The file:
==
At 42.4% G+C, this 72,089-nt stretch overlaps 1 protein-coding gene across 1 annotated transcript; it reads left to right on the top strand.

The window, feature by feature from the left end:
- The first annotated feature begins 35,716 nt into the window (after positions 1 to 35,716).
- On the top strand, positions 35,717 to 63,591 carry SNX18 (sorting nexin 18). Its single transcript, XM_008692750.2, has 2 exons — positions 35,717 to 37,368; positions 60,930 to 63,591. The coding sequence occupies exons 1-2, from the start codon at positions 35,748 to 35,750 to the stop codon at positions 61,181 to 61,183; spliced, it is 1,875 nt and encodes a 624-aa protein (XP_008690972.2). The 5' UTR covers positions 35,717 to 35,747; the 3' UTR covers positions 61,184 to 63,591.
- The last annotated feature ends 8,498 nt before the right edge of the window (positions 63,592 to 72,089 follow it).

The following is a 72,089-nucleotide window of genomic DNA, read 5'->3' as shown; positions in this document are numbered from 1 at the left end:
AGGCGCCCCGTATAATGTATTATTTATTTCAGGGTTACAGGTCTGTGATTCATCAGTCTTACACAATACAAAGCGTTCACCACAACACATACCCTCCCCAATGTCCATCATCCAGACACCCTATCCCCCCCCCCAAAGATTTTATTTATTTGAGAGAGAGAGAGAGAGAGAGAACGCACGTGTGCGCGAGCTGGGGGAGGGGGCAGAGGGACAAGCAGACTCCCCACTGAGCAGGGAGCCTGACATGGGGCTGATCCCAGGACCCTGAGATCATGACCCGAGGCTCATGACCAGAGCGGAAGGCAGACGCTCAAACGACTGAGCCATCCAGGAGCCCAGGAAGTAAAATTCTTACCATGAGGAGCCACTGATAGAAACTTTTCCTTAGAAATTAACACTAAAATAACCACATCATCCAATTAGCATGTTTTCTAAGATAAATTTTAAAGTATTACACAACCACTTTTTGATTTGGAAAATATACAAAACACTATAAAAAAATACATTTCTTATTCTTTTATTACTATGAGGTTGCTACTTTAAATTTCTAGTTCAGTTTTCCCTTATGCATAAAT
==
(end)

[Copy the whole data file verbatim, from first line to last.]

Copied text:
At 42.4% G+C, this 72,089-nt stretch overlaps 1 protein-coding gene across 1 annotated transcript; it reads left to right on the top strand.

The window, feature by feature from the left end:
- The first annotated feature begins 35,716 nt into the window (after positions 1 to 35,716).
- On the top strand, positions 35,717 to 63,591 carry SNX18 (sorting nexin 18). Its single transcript, XM_008692750.2, has 2 exons — positions 35,717 to 37,368; positions 60,930 to 63,591. The coding sequence occupies exons 1-2, from the start codon at positions 35,748 to 35,750 to the stop codon at positions 61,181 to 61,183; spliced, it is 1,875 nt and encodes a 624-aa protein (XP_008690972.2). The 5' UTR covers positions 35,717 to 35,747; the 3' UTR covers positions 61,184 to 63,591.
- The last annotated feature ends 8,498 nt before the right edge of the window (positions 63,592 to 72,089 follow it).

The following is a 72,089-nucleotide window of genomic DNA, read 5'->3' as shown; positions in this document are numbered from 1 at the left end:
AGGCGCCCCGTATAATGTATTATTTATTTCAGGGTTACAGGTCTGTGATTCATCAGTCTTACACAATACAAAGCGTTCACCACAACACATACCCTCCCCAATGTCCATCATCCAGACACCCTATCCCCCCCCCCAAAGATTTTATTTATTTGAGAGAGAGAGAGAGAGAGAGAACGCACGTGTGCGCGAGCTGGGGGAGGGGGCAGAGGGACAAGCAGACTCCCCACTGAGCAGGGAGCCTGACATGGGGCTGATCCCAGGACCCTGAGATCATGACCCGAGGCTCATGACCAGAGCGGAAGGCAGACGCTCAAACGACTGAGCCATCCAGGAGCCCAGGAAGTAAAATTCTTACCATGAGGAGCCACTGATAGAAACTTTTCCTTAGAAATTAACACTAAAATAACCACATCATCCAATTAGCATGTTTTCTAAGATAAATTTTAAAGTATTACACAACCACTTTTTGATTTGGAAAATATACAAAACACTATAAAAAAATACATTTCTTATTCTTTTATTACTATGAGGTTGCTACTTTAAATTTCTAGTTCAGTTTTCCCTTATGCATAAAT